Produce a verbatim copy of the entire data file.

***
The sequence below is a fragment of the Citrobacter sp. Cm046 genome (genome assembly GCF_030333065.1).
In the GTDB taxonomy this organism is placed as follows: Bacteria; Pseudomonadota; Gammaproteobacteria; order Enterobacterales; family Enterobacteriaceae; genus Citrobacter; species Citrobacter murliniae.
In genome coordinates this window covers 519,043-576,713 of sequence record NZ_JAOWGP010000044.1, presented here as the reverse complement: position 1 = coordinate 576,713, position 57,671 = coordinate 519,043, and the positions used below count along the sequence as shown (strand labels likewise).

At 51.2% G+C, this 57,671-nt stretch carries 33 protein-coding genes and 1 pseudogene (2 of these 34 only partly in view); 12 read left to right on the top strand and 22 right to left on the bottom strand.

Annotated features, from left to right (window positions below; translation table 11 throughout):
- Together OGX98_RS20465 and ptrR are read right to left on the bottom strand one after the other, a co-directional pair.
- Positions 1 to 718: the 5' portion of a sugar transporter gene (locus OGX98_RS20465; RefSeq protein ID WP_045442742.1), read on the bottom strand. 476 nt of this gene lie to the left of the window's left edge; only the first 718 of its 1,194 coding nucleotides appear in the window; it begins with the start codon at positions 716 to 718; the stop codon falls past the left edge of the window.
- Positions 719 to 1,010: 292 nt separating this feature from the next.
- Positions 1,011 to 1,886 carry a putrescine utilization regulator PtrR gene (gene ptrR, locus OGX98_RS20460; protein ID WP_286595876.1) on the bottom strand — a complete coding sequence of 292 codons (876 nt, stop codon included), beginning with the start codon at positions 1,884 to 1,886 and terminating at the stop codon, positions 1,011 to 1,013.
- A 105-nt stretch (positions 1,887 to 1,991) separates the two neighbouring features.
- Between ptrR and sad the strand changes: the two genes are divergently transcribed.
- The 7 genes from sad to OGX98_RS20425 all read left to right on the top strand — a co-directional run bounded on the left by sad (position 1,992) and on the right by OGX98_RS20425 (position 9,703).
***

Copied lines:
The sequence below is a fragment of the Citrobacter sp. Cm046 genome (genome assembly GCF_030333065.1).
In the GTDB taxonomy this organism is placed as follows: Bacteria; Pseudomonadota; Gammaproteobacteria; order Enterobacterales; family Enterobacteriaceae; genus Citrobacter; species Citrobacter murliniae.
In genome coordinates this window covers 519,043-576,713 of sequence record NZ_JAOWGP010000044.1, presented here as the reverse complement: position 1 = coordinate 576,713, position 57,671 = coordinate 519,043, and the positions used below count along the sequence as shown (strand labels likewise).

At 51.2% G+C, this 57,671-nt stretch carries 33 protein-coding genes and 1 pseudogene (2 of these 34 only partly in view); 12 read left to right on the top strand and 22 right to left on the bottom strand.

Annotated features, from left to right (window positions below; translation table 11 throughout):
- Together OGX98_RS20465 and ptrR are read right to left on the bottom strand one after the other, a co-directional pair.
- Positions 1 to 718: the 5' portion of a sugar transporter gene (locus OGX98_RS20465; RefSeq protein ID WP_045442742.1), read on the bottom strand. 476 nt of this gene lie to the left of the window's left edge; only the first 718 of its 1,194 coding nucleotides appear in the window; it begins with the start codon at positions 716 to 718; the stop codon falls past the left edge of the window.
- Positions 719 to 1,010: 292 nt separating this feature from the next.
- Positions 1,011 to 1,886 carry a putrescine utilization regulator PtrR gene (gene ptrR, locus OGX98_RS20460; protein ID WP_286595876.1) on the bottom strand — a complete coding sequence of 292 codons (876 nt, stop codon included), beginning with the start codon at positions 1,884 to 1,886 and terminating at the stop codon, positions 1,011 to 1,013.
- A 105-nt stretch (positions 1,887 to 1,991) separates the two neighbouring features.
- Between ptrR and sad the strand changes: the two genes are divergently transcribed.
- The 7 genes from sad to OGX98_RS20425 all read left to right on the top strand — a co-directional run bounded on the left by sad (position 1,992) and on the right by OGX98_RS20425 (position 9,703).